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State of the Art: Multiple Chemical Sensitivity

  • Michael Lacour
  • Klaus Schmidtke
  • Peter Vaith
  • Carl Scheidt
Part of the Allergy Frontiers book series (ALLERGY, volume 4)

The ‘multiple chemical sensitivity syndrome’ (MCS) is defined descriptively as a (1) chronic condition (2) with symptoms that recur reproducibly (3) in multiple organ systems (4) in response to low levels of exposures (5) to multiple unrelated chemicals and which (6) improve or are resolved when incitants are removed. Patients' symptom profiles indicate that two different symptom clusters exist with predominant ‘central’, to the central nervous system (CNS)-related, and ‘peripheral’, mucosa-associated chemical sensitivities. The latter is identical with occupational rhinitis and asthma. Thus, an MCS diagnosis should only be made in cases with predominant exposure-related, non-specific complaints of the CNS. Our understanding of the aetiology and pathogenesis of MCS is still incomplete. There is sufficient evidence that psychological, but not neurophysiologic or biological factors contribute to the induction and perpetuation of MCS. There are no specific laboratory tests to establish an MCS diagnosis. Differential diagnostic procedures encompass a clarification analogous to chronic fatigue syndrome (CFS) standards, evaluation of additional symptoms and a psychiatric evaluation. At present, no evidence-based treatment options exist.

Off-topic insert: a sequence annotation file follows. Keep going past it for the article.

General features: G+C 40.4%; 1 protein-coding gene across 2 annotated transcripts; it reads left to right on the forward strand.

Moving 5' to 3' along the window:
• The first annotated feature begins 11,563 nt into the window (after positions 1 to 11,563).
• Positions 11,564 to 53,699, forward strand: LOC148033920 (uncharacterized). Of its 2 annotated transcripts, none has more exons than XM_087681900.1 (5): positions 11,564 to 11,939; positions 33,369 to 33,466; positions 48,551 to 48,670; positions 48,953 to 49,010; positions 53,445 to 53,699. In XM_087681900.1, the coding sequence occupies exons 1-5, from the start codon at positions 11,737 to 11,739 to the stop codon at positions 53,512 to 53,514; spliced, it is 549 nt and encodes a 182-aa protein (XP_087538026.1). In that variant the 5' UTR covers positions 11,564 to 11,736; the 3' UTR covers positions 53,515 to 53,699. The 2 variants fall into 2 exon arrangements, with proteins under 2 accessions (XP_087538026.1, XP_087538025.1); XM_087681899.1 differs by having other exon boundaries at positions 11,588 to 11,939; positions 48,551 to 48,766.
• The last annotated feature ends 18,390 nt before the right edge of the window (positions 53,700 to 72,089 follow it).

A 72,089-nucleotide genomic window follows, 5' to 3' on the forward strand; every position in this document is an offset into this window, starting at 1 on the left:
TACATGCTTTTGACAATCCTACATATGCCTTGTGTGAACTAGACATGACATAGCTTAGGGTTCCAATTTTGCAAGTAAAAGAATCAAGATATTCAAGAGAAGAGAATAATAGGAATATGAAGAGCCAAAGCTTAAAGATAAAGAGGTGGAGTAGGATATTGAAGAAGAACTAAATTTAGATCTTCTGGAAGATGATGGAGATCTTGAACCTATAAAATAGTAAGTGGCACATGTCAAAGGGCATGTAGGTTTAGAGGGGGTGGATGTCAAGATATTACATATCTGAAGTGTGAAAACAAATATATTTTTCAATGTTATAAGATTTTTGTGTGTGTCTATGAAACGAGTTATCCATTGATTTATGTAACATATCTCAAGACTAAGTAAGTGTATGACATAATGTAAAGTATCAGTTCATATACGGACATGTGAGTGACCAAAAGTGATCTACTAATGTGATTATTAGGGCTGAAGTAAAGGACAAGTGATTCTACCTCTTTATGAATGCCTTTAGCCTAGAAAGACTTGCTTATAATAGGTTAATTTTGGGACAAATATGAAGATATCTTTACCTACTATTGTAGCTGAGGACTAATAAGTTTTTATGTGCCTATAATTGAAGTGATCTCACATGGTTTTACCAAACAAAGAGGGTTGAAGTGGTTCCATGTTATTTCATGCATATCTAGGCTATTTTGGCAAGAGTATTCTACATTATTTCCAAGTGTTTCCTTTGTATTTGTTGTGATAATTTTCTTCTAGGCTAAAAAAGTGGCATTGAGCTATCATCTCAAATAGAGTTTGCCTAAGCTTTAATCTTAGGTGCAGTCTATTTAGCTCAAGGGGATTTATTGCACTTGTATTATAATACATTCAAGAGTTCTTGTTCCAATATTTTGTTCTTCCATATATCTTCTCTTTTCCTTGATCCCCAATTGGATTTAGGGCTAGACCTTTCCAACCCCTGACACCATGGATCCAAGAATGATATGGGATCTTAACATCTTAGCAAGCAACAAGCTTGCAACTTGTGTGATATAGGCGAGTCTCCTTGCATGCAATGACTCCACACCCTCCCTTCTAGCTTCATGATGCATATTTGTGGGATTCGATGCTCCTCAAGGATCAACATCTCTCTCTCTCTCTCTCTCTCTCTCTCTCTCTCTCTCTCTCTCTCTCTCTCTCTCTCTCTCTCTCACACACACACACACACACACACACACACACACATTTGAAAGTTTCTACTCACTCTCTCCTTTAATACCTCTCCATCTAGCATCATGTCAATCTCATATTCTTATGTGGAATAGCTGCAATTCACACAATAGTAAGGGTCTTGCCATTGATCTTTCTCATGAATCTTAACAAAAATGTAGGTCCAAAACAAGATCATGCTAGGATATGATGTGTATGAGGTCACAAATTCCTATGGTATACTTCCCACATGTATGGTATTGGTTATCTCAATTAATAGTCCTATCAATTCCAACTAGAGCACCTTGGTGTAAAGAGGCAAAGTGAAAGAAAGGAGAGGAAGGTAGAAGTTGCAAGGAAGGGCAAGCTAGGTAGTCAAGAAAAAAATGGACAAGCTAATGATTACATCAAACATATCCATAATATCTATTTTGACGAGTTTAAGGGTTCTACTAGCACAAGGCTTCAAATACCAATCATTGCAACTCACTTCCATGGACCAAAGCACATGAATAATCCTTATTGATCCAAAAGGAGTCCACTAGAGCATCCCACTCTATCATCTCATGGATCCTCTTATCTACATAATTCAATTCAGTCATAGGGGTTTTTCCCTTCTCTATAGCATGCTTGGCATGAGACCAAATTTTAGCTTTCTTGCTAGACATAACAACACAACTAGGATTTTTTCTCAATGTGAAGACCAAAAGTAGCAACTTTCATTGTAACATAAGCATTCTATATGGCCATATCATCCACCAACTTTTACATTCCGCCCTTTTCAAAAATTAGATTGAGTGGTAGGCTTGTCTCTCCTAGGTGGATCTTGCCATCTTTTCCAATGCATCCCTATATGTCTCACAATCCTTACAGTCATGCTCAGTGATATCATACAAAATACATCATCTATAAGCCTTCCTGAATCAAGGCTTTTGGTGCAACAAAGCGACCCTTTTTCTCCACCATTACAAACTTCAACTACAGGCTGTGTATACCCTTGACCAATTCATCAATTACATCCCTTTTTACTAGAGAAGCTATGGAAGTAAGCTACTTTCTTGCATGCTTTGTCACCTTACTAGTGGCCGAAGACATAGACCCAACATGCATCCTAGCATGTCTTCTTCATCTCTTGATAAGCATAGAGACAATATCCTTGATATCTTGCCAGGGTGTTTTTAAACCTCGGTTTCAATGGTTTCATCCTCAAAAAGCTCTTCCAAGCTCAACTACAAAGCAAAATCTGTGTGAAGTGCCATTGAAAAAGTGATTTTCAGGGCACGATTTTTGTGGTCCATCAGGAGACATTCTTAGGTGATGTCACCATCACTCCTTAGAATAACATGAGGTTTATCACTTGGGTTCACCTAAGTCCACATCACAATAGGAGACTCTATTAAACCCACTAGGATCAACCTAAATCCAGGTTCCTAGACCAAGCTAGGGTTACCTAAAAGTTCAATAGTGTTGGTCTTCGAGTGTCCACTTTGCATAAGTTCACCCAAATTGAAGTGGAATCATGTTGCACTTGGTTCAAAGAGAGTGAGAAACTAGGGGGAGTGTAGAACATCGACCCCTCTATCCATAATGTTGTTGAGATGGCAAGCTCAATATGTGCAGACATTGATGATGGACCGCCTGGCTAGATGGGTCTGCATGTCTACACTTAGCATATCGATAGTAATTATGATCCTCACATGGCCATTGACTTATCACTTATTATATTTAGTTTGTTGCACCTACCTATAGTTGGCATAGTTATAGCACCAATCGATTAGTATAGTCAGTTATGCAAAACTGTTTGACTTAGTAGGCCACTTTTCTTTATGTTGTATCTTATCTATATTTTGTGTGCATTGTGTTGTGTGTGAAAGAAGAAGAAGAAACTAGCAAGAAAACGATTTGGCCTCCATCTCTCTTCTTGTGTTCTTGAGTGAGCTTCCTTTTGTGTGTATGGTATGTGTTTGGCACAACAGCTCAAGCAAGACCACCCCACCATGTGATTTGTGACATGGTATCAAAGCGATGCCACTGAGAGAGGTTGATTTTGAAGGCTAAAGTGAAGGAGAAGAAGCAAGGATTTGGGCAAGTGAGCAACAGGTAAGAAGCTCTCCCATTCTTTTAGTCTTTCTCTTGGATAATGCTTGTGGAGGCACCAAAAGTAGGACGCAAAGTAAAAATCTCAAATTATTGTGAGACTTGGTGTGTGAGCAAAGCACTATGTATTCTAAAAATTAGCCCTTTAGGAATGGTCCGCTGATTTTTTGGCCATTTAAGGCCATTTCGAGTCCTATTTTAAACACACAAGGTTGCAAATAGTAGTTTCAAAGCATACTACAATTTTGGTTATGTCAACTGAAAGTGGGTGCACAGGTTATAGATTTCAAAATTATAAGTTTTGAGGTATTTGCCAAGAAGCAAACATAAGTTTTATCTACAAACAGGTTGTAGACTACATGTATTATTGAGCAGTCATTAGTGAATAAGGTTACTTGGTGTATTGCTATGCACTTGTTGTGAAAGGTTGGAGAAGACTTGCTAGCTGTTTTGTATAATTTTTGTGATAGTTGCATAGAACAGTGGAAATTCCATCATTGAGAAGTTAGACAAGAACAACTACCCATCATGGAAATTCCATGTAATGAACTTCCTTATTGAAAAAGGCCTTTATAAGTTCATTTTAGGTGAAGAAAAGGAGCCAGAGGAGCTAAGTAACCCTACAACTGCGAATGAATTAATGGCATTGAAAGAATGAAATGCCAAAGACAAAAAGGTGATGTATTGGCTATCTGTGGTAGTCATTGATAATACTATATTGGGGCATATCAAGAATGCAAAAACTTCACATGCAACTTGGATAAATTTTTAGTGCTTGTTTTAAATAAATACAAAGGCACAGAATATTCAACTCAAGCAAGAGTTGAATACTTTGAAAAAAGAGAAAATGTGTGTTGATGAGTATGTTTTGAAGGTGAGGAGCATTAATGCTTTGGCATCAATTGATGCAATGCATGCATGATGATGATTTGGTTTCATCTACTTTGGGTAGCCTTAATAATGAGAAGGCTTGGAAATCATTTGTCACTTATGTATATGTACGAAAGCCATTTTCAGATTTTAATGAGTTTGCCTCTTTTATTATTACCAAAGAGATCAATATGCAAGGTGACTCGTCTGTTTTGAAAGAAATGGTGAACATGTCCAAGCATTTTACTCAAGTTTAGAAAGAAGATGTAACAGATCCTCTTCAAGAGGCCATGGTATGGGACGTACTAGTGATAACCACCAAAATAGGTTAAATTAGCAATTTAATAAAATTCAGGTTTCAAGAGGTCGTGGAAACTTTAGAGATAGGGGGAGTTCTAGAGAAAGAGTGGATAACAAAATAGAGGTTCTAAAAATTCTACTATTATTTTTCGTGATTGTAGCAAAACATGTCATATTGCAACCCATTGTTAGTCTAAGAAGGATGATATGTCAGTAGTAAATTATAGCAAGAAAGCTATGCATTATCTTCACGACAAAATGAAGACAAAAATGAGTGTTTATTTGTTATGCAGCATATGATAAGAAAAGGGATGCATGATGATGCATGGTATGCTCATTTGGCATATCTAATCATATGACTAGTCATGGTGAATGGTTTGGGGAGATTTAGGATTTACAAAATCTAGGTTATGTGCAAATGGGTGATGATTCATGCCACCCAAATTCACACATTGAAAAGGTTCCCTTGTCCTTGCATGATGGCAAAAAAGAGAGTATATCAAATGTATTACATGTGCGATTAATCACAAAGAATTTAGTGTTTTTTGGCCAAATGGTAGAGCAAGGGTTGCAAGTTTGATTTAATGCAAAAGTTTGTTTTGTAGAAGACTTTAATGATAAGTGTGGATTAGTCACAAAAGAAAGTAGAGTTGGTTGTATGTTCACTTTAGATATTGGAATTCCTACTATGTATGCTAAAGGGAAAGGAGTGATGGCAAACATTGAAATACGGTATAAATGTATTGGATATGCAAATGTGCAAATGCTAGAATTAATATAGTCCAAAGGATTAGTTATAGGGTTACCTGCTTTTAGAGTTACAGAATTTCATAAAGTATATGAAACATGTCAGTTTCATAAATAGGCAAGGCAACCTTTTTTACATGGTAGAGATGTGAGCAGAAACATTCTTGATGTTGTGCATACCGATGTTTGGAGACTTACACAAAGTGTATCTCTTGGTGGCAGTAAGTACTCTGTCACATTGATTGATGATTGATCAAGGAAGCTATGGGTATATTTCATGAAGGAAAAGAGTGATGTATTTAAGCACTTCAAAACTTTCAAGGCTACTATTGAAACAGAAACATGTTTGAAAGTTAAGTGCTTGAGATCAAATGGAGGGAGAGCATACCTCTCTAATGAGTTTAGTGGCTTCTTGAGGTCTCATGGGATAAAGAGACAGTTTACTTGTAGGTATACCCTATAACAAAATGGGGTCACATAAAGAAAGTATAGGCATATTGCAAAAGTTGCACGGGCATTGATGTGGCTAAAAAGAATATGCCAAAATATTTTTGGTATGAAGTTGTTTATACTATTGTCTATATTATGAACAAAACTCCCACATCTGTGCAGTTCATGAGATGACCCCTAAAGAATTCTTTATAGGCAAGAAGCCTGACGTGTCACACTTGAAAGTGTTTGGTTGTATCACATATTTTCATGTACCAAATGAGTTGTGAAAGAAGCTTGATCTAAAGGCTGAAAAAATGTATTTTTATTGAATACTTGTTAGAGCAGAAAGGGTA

Keywords

Chronic Fatigue Syndrome Chemical Sensitivity Vanilloid Receptor Multiple Chemical Sensitivity Occupational Rhinitis 
These keywords were added by machine and not by the authors. This process is experimental and the keywords may be updated as the learning algorithm improves.

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Copyright information

© Springer 2009

Authors and Affiliations

  • Michael Lacour
    • 1
  • Klaus Schmidtke
    • 2
  • Peter Vaith
    • 3
  • Carl Scheidt
    • 1
  1. 1.Department of Psychotherapy and Psychosomatic MedicineFreiburg University HospitalFreiburgGermany
  2. 2.Center for Geriatric Medicine and GerontologyFreiburg University HospitalFreiburgGermany
  3. 3.Department of Rheumatology and Clinical ImmunologyFreiburg University HospitalFreiburgGermany

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